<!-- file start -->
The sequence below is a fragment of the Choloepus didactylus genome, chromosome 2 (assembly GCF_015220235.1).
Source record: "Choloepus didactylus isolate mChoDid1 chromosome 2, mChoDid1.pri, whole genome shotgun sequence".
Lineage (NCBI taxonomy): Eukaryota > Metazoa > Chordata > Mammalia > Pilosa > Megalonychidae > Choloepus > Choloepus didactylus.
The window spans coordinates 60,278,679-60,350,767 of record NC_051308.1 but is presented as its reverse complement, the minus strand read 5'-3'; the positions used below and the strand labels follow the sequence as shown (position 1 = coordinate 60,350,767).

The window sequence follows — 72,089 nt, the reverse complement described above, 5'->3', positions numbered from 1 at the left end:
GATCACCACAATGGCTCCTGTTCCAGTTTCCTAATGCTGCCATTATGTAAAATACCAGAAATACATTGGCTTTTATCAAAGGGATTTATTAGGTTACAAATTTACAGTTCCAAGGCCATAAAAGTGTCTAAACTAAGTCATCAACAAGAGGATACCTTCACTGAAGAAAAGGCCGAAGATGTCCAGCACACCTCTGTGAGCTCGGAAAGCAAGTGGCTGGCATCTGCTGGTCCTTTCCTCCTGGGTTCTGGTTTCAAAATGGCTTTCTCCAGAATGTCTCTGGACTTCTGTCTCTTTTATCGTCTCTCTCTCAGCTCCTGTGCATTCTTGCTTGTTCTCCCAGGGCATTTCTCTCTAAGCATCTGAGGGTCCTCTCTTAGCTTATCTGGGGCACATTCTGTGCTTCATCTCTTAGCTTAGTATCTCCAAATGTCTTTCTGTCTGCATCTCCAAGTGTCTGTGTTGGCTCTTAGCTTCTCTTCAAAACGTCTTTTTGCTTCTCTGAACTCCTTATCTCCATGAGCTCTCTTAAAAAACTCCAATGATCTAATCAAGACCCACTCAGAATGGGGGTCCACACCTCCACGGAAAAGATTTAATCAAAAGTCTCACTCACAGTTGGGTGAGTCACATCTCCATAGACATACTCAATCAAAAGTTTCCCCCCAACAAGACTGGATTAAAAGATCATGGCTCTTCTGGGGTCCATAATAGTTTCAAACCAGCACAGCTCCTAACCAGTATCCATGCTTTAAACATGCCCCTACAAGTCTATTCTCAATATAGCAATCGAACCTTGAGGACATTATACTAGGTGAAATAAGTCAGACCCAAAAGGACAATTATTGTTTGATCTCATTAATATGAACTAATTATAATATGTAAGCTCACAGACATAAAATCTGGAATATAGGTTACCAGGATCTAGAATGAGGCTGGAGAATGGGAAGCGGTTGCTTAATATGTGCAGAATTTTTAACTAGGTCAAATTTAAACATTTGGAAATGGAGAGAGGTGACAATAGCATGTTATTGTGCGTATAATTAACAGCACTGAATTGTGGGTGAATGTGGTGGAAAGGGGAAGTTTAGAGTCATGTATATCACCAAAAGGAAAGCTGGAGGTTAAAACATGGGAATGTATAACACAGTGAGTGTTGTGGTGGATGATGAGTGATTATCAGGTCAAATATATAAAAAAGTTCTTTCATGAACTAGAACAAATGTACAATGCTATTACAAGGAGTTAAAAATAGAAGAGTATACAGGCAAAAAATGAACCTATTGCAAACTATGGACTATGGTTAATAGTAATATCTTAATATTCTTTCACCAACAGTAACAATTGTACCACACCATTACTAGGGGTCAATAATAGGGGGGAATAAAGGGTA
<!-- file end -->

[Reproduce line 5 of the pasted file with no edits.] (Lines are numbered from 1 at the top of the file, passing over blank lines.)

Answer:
The window sequence follows — 72,089 nt, the reverse complement described above, 5'->3', positions numbered from 1 at the left end: